Damn, those are some nasty looking feet.
The podiatrist at Hampden Foot Clinic didn’t exactly say this and at no point did he even give me a look that might reveal any sign of disapproval, but I just knew that behind his really friendly welcome, he would be disgusted at what he was about to witness.
Before I had my first shoe off, I was making excuses and preparing him for the sight that awaited him.
I’ve ran a few miles ( I didn’t tell him howmanymiles) and I possibly haven’t taken as much care of my feet as I should have”.
Even as I said it, i knew that it was a lame excuse. I own dozens (and covet many more) of pairs of relatively expensive running shoes and I have merino wool socks that I take great care in washing. I take great pride in adorning my feet in the latest designs and the brightest colours with only the best running shoes worthy of encasing my feet.
In fact, as soon as I learned from Magic Mandy that some orthosis should help me run, I went out and bought myself the brightest and best shoes that I could find (using my Vitality discount, of course).
As a runner (I am running again), I might very well have all the gear, but I am guilty of neglecting my feet and were it not for the Feet For Life campaign, I am not sure that I would have taken the steps that I have.
However, with Magic Mandy (I WILL make this stick) having discovered the cause of my knee pain, I was intrigued to see what other mystical powers podiatrists possessed and deep down I knew that my feet were gradually worsening even though I hadn’t even been running.
This is what brought me to be sitting in Hampden Foot Clinic with podiatrist Graham Bone, a former student under Magic Mandy at Glasgow Caledonian University Podiatry , preparing to treat my feet to some much needed care.
Podiatry is a medical profession and it was therefore not surprising to see that the clinic resembled a hospital theatre or dental surgery. It was white and bright and in Graham’s room he had a tray of surgical instruments….wait, a tray of surgical instruments?
Was I booked in for a £29 podiatry treatment or for an amputation?
Hopefully it would not be the latter, but as an obesity campaigner and someone who is overweight, I am painfully aware of the very real danger that diabetes poses to our feet
But first up, he needed to see the task ahead and if you are reading this at lunch or at dinner, you might want to skim over these before pictures. Or, with Halloween on Monday you might want to print them off to scare the local kids.
Graham must be a fantastic poker player, as he didn’t flinch at the sight of my feet. He simply looked them over and then explained what needed to be done and how he would do it.
Although I wasn’t experiencing the usual tell tale sign of itchy toes, Graham explained that the white residue around my toenails was symptomatic of a fungal infection. He would remove the cuticles and a layer of my toenail, using what looked like a drill piece and then apply some anti fungal cream that I would reapply in two weeks using the application technique that Graham coached me to perform.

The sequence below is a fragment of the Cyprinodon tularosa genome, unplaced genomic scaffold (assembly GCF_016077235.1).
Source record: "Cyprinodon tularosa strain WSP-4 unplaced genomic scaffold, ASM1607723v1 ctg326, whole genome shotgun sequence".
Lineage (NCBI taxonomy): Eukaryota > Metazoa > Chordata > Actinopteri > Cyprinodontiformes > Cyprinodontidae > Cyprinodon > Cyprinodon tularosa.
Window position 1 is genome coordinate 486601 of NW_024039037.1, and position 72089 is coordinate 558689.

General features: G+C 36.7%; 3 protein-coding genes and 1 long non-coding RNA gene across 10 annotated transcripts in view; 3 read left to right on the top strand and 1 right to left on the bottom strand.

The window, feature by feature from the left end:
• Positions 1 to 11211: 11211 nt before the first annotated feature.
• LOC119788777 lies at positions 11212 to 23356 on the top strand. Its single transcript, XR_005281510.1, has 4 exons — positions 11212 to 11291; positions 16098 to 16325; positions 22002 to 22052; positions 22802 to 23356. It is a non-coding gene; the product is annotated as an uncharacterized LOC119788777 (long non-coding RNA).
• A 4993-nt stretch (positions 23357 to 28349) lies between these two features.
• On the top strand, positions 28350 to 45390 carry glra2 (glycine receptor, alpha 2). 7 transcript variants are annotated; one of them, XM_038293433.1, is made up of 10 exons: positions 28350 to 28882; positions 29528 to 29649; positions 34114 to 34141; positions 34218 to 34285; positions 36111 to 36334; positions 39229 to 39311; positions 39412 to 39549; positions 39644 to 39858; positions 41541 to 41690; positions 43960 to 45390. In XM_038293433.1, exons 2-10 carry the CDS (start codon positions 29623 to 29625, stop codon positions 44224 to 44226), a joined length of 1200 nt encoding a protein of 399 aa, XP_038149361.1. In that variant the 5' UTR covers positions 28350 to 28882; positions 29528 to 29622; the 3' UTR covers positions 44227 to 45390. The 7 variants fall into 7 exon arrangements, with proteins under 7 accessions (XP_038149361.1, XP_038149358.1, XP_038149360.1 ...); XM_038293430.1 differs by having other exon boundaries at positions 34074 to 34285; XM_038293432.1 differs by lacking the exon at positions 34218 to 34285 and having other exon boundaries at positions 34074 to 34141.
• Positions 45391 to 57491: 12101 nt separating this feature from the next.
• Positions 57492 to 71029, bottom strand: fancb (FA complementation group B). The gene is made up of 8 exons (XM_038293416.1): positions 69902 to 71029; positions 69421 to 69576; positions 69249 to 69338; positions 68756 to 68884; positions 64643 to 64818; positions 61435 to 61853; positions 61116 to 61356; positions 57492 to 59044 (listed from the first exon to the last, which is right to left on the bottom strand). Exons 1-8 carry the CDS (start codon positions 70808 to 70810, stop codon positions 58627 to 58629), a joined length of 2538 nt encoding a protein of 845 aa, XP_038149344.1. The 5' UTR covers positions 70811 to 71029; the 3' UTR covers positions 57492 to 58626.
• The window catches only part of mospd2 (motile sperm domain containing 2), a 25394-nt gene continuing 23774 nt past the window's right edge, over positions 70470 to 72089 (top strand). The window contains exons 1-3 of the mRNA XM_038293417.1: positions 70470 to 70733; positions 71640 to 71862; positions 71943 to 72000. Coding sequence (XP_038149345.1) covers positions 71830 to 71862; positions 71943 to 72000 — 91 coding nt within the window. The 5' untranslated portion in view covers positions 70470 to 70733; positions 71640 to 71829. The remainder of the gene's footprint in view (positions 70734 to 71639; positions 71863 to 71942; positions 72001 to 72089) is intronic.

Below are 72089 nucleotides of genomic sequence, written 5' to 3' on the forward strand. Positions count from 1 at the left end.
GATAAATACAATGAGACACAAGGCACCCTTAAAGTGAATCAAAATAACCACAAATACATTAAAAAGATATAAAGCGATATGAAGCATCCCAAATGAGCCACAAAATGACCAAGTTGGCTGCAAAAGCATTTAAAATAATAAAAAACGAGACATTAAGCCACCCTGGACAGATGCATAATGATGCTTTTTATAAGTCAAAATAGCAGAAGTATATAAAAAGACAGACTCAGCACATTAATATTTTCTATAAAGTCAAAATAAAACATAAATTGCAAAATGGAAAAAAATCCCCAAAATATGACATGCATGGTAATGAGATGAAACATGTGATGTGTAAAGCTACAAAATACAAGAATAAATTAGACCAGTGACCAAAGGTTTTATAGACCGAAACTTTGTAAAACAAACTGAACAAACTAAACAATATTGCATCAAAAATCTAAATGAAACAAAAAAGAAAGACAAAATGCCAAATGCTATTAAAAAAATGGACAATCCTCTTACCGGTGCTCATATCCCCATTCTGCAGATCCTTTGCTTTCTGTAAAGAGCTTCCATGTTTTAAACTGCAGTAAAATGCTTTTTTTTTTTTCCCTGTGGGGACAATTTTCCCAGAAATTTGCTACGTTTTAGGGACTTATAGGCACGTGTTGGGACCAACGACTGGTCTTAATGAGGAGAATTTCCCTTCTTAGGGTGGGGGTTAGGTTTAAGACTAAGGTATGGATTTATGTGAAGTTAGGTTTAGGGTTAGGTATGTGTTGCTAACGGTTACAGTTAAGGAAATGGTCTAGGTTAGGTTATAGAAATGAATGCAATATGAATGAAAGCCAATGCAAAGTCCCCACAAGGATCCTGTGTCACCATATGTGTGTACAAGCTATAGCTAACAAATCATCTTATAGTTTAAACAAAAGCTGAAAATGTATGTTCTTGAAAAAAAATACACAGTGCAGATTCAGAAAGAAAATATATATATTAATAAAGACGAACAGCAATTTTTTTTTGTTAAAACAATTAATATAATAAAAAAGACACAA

He then set about reducing the mass of hard skin that had developed on my heels and along the outside of my feet. While doing so he explained that the hard skin was my foot’s way of protecting it from the force and friction that I apply to it and subsequently he would not remove all of it, unless I wanted it removed. As I am not currently considering a career in feet modeling, I decided to retain some level of protection. He also identified and skillfully removed at least four corns on my right foot which correlated with my tendency to walk on the outside of that foot.
Even with some hard skin seemingly retained, Graham left my feet dolphin smooth (yes, the departure of Abraham is hard) with a mass of skin that seemed to symbolise the ashes of my past life as a neglector of feet.
For having seen how Graham has transformed my feet in one session, I have decided that I will take more care of them and undertake some basic daily care.
- Rather than just standing in dirty soapy shower water, I will actually bathe my feet at least three times each week. Gordon would have me do it daily or twice daily like brushing my teeth, but I will aim for making it a regular feat first.
- I will actually use that pumice stone sunk somewhere deep in my toiletry box and keep that dolphin smooth feeling.
- I will wear even more shoes. I have my favourites and I sometimes wear them days on end and when you consider that our produce about half a pint of sweat each day, it’s no wonder that my shoes stink. I will use my ever growing collection of shoes to aid my feet. By alternating shoes, I can hopefully keep my shoes and my feet fresh.
- I will get myself a “proper” pair of toenail clippers and use them more regularly.
- I will moisturise them (no, I don’t mean peeing on them in the shower) and apply some cream to them every couple of days
- And lastly, I will treat them to a massage. Not only as possible content for a future Feet For Life post, but because I genuinely quite fancy it. After all, our feet carry us for miles and deserve the same respect and care that we afford to the rest of our lower limbs. After a race, we queue to have our legs massaged… so why not our feet?
Can you look at your feet (go on, take off yours shoes and socks) and honestly say that they are in good health or do you also have the odd black or fungal nail and some excess skin?
To him whose feet hurt, everything hurts.
My corns are gone and my feet feel great and somehow, I feel much better. I am walking taller and straighter ( see my previous Feet for Life post) and I have a spring in my step.
That Socrates was quite a smart fella.